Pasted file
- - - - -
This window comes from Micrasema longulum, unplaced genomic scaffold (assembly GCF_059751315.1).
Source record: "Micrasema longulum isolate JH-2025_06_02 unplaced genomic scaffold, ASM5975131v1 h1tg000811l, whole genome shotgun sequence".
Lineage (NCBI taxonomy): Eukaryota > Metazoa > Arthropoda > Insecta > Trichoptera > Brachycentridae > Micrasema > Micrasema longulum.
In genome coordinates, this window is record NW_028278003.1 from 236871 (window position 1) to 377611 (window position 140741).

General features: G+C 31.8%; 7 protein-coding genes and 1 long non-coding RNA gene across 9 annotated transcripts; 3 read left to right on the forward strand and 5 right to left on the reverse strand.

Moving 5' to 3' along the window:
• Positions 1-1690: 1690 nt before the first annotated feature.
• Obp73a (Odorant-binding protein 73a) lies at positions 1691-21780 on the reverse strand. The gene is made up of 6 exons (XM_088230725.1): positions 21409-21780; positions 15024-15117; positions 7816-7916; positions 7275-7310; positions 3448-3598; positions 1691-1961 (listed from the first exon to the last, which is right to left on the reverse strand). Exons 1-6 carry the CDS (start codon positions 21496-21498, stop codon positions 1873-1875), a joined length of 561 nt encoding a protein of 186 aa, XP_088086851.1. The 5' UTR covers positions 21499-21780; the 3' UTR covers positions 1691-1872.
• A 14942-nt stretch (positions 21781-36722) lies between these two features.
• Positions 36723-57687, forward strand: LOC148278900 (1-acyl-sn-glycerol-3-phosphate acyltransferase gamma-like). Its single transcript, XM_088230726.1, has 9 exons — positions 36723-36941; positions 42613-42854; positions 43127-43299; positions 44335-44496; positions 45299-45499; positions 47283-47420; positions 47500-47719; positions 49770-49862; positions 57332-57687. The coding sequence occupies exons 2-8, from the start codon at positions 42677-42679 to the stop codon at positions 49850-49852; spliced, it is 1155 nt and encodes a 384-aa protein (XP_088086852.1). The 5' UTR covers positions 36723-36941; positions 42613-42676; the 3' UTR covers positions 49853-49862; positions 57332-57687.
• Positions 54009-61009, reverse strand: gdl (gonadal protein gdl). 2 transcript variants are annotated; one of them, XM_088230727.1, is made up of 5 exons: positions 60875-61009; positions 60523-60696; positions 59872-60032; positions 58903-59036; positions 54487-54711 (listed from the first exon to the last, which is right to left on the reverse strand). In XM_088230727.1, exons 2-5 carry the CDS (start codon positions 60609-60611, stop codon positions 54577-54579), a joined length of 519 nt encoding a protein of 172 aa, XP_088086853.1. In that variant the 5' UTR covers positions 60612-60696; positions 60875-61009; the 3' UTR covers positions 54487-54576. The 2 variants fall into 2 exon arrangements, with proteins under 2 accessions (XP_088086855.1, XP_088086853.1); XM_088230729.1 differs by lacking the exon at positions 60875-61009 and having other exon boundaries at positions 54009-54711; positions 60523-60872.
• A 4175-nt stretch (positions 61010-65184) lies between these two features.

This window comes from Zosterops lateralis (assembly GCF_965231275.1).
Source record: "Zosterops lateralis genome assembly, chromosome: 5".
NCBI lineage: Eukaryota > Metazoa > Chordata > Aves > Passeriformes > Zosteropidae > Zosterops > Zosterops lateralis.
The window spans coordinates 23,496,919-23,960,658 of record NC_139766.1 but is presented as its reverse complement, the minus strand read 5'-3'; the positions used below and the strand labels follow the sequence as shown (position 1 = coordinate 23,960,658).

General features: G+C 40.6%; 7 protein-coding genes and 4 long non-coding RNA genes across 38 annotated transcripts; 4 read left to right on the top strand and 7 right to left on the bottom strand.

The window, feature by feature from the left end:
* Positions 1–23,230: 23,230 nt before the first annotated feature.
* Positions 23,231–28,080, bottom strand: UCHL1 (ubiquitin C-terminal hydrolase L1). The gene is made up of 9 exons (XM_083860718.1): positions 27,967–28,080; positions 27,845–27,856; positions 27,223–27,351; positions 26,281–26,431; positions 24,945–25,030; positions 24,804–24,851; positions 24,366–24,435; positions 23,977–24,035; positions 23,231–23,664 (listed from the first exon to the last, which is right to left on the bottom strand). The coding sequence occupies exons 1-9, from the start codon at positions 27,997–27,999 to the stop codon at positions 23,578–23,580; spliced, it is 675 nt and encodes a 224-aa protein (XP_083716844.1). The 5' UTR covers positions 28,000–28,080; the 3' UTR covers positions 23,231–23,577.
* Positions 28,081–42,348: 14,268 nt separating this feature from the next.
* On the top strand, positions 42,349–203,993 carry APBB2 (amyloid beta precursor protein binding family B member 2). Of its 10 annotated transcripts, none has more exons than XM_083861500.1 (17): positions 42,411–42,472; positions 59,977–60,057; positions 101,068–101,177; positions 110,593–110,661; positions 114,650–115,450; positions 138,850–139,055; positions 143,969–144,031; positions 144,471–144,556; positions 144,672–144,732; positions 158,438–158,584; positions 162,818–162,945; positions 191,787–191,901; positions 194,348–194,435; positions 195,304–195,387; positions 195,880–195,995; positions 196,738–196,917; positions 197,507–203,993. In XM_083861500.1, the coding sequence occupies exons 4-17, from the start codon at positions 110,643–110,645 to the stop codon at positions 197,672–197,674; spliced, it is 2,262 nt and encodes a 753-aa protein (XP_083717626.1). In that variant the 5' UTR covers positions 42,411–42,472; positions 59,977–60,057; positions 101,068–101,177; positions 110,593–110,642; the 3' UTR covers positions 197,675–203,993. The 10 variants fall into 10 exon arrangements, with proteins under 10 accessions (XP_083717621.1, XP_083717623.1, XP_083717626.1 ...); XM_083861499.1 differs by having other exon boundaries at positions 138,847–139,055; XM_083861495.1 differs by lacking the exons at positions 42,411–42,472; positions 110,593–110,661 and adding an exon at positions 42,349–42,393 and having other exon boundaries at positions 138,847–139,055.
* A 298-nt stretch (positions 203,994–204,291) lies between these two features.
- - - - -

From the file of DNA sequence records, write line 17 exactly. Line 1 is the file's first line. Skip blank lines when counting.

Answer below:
General features: G+C 40.6%; 7 protein-coding genes and 4 long non-coding RNA genes across 38 annotated transcripts; 4 read left to right on the top strand and 7 right to left on the bottom strand.